Book Review: The Shepherd Who Didn’t Run

When I first learned about Maria Scaperlanda’s latest book, The Shepherd Who Didn’t Run,” admittedly, I was a little embarrassed because I had not heard of Fr. Stanley Rother, the Oklahoma priest murdered in Guatemala. As a Catholic writer, I felt as if I had missed the boat in not hearing about this incredible priest who was martyred for the Faith.


Luckily for me, my friend Maria sent me this book and I was able to catch up. For those who think that martyrs were only around in “the olden days” think again. Fr. Stanley Rother is a modern day martyr who lived and died for the Faith.

Rother and his four siblings grew up on a farm in very rural Okarche, Oklahoma in a deeply religious family. He learned all aspects of farm life from his father and was expected to carry on in the family business. But one day, he startled his family when he opted for clerics and a bible rather than blue jeans and a pitchfork. Young Stanley was called to the priesthood.

The seminary was difficult for him as he was not the best student. Failing class after class, Fr. Stanley persevered, calling upon the intercession of St. John Vianney for assistance. He was sent to serve in rural Oklahoma, but was soon called to missionary work in Guatemala to serve the indigenous Tz’utujil community of Santiago Atitlán. The agricultural community was perfect for Fr. Stanley with his farming background. He worked alongside his parishioners to build a farmer’s co-op, a hospital, school and the first Catholic radio station. Through this station, catechizing even more remote villages was possible.


Fr. Stanley was loved so much in his little village that he became known as Padre Francisco, and later called Padre Aplas. He was a quiet and faith filled man and one who reminds me a bit of Pope Francis for his kindness and willingness to selflessly serve others.

Unfortunately, the Guatemalan civil war encroached in the peaceful community that Fr. Stanley had now called home. Each day there was more violence, killings and disappearances. Santiago Atitlán became a dangerous place for Fr. Stanley due to his relationship and camaraderie with the people. There were many who wanted him to leave and to “encourage him,” death threats were levied upon his parishioners. His life was also threatened, but he didn’t want to abandon the people he loved so much. He often repeated the words of Jesus to reinforce his mission, “At the first signs of danger, a shepherd can’t run.” John 10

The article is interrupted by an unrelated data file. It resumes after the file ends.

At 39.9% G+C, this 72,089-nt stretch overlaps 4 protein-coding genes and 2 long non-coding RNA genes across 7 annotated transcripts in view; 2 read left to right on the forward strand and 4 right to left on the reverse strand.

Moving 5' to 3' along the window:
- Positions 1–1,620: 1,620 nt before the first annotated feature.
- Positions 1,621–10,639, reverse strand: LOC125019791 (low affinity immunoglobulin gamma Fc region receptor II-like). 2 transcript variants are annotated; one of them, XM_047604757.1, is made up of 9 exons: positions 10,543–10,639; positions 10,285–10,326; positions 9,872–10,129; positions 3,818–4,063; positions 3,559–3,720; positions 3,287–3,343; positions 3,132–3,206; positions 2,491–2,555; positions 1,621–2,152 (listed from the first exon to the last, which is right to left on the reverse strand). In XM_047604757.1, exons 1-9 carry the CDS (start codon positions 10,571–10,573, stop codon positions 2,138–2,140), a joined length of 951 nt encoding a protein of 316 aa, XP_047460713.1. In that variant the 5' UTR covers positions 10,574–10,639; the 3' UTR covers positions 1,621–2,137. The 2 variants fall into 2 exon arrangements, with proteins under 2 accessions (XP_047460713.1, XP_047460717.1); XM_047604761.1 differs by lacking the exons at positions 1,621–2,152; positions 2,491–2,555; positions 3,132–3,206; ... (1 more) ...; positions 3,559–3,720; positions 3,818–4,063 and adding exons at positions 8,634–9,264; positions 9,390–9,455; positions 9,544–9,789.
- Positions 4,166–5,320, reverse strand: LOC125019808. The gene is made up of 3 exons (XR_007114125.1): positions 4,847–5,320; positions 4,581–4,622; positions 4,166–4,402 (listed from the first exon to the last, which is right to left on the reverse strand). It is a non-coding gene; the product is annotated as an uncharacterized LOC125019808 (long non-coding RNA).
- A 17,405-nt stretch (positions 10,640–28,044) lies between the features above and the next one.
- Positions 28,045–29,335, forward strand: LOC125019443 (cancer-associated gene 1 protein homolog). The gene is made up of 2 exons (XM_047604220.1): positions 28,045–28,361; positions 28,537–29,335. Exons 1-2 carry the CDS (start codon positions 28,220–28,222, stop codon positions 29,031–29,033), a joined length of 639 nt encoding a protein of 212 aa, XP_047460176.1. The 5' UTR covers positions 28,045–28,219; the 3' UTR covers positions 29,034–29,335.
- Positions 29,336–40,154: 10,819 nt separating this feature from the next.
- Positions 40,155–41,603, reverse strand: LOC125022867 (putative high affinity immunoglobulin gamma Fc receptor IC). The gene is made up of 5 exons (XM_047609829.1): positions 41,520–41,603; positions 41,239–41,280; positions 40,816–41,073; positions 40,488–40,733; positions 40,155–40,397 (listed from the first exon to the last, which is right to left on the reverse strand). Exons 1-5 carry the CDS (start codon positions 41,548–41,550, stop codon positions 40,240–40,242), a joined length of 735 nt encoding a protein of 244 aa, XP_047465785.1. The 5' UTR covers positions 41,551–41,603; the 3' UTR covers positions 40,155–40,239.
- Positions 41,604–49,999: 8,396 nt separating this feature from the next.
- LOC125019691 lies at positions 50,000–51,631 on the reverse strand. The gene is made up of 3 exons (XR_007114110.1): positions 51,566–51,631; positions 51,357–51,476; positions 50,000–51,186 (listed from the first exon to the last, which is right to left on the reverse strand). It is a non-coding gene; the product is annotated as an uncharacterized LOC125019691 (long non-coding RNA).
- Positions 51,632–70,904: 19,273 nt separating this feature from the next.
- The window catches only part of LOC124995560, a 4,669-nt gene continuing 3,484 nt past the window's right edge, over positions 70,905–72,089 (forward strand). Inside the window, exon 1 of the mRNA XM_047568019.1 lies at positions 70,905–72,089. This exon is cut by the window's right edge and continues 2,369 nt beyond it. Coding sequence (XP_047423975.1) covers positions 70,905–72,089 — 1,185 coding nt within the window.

unnamed           For a short time, Fr. Stanley returned home to Oklahoma when the violence was at its vilest. His name had been placed on a death list and he was warned not to return to Guatemala. Not wanting to leave the people, he returned in time to celebrate Holy Week with his parishioners. Three months later, on July 28, 1981, he was sleeping in his library when three masked men entered the room in an attempt to kidnap and murder him. The invaders shot him twice, once in the jaw and once in the temple.

Through Fr. Stanley’s witness, we see his heart for Jesus, the Good Shepherd. A heart after the “one who gives his life for the sheep.”

This book captivated me because of Fr. Stanley’s courage, his faithfulness and his devotion to Jesus and the people of Santiago Atitlán. Fr. Stanley gives me the courage to stand up more for the Faith each day.


In the past 30 years, María has been published broadly in the U.S., including the New York Times, Our Sunday Visitor, St. Anthony Messenger, Columbia, and other national and diocesan publications. Her book, The Shepherd Who Didn’t Run is published by Our Sunday Visitor and is available for order from the publisher, or at other places books are sold.

Maria’s work as a Catholic journalist has taken her on international assignments in Central America and the Caribbean, the Middle East, and throughout Europe. But perhaps her favorite assignment was covering Pope John Paul II’s historic visit to her native country, Cuba.

Her primary lifetime assignment, however, has been as wife to Michael for 34 years, mother to four grown children—and now “Bella” to six adorable grandchildren!

If you like, please follow Maria and learn more about her life as well as her writings on her blog, Day By Day with Maria.

If you want to learn more about Father Rother’s cause for canonization, click here to the diocese of Oklahoma site. Please pray for his cause and spread the word by reading and recommending this excellent biography. Thank you Maria!


2 thoughts on “Book Review: The Shepherd Who Didn’t Run

  1. So glad to know I wasn’t the only one who hadn’t heard about Fr. Rother before Maria’s account came along. Now that I know, it’s hard to get him out of my mind, and that’s a good thing! Karen, you did a very nice job of recapping this beautiful story. Thank you!


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